PRPioneer.com recently conducted a survey of 2,400 adults (18+) across the U.S. to find out about their fake news fears when it comes to COVID-19.
It was found that over half (68%) of Nevadans admit they are concerned about receiving misinformation about coronavirus. Fake news fears are particularly significant when it comes to social media, considering the internet is a platform rife with user-generated content.
Additionally, given that most of the country was under strict lockdown regulations, many people have been consuming online information more consistently since due to being behind a screen more often and for longer periods of time.
Broken down across the U.S., it emerged that South Carolinians are most fearful of coronavirus fake news with 81% of respondents saying they are concerned about this. Comparatively, Utahns were least worried with just 32% saying this was the case.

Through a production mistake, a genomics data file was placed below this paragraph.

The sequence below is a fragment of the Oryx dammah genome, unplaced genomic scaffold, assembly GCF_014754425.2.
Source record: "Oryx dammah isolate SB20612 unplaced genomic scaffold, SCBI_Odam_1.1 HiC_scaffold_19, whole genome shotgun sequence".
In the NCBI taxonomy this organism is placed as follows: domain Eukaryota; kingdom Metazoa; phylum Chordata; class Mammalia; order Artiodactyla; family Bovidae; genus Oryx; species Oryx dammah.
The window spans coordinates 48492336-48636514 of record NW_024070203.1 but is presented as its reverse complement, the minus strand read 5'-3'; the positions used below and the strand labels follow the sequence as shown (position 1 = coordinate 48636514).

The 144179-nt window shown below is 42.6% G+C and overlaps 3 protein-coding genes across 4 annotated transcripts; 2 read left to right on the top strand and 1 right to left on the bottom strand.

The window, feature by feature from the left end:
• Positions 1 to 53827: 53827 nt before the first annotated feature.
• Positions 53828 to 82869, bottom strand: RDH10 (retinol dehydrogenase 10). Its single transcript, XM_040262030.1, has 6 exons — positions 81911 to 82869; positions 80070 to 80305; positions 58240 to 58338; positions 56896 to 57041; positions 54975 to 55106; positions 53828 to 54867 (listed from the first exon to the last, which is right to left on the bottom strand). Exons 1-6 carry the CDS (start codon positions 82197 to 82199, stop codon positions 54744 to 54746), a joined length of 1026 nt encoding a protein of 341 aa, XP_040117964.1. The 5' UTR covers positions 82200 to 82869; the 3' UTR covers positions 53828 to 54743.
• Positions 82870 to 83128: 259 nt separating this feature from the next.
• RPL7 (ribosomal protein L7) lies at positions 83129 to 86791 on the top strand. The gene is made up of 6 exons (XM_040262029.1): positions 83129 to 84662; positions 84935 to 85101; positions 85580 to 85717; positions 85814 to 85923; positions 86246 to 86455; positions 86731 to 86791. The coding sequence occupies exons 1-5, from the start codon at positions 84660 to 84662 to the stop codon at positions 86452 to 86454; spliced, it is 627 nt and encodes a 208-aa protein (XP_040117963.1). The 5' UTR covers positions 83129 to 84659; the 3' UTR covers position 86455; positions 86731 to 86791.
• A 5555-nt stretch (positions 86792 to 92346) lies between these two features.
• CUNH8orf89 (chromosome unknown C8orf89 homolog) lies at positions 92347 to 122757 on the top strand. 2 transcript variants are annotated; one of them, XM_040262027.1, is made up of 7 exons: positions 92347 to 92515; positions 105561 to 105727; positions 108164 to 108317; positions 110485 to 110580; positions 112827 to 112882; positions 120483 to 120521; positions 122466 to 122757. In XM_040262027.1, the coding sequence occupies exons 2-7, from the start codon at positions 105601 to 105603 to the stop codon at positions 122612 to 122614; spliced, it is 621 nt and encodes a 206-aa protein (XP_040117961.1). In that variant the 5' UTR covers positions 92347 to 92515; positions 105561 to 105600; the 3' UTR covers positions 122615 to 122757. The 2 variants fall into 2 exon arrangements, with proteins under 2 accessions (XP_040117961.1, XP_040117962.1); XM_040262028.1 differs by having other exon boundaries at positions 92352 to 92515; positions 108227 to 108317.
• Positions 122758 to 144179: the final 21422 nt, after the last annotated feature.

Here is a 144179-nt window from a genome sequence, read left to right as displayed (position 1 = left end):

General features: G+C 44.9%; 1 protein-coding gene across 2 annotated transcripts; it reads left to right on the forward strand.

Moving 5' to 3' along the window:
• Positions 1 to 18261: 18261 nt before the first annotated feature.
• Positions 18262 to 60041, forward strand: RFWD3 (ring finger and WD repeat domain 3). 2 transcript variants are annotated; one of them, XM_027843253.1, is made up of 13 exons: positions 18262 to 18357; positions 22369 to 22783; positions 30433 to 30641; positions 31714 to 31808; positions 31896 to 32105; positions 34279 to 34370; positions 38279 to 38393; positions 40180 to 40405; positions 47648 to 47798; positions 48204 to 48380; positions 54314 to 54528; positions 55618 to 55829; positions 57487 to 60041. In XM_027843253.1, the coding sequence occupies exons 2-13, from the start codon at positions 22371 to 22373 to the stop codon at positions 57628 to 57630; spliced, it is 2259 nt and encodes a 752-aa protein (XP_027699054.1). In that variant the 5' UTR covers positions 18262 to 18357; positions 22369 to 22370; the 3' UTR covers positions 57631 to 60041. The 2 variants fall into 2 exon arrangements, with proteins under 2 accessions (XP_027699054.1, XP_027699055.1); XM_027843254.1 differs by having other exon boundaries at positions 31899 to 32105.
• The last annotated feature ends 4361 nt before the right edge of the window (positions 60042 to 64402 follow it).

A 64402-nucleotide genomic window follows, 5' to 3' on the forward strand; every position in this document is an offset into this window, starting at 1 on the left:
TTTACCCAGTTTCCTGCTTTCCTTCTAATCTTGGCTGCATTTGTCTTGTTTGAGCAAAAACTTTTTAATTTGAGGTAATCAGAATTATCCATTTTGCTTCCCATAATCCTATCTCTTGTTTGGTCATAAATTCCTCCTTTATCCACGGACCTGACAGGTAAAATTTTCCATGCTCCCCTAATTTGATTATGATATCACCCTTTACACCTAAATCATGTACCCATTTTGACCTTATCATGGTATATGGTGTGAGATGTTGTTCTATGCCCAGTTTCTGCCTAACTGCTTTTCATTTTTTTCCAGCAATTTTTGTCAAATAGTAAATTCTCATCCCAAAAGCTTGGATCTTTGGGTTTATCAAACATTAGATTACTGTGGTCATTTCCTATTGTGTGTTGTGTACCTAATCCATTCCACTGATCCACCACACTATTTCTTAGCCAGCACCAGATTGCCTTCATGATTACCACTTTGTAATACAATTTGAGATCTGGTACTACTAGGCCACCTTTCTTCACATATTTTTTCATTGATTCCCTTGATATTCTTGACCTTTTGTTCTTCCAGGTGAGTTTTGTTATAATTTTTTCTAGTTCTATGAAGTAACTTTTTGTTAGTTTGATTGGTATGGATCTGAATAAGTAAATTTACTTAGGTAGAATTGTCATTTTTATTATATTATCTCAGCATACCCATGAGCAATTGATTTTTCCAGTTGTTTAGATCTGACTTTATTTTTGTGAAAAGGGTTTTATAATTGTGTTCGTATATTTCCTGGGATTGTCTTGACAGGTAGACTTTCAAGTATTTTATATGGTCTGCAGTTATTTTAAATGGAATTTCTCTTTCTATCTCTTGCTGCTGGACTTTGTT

Other key points found:
- 44% of people admit they have been confused about official advice regarding the pandemic.
- Half say they trust online news sources the most.
- Over 1 in 3 are suffering from COVID-19 news fatigue.
In an effort to counteract the spread of misinformation surrounding Coronavirus, Facebook and Instagram recently launched a new feature that warns users about posts containing incorrect information by flagging them. Instead, users are directed to factual, authoritative health resources provided by the World Health Organization.
The full survey can be viewed here.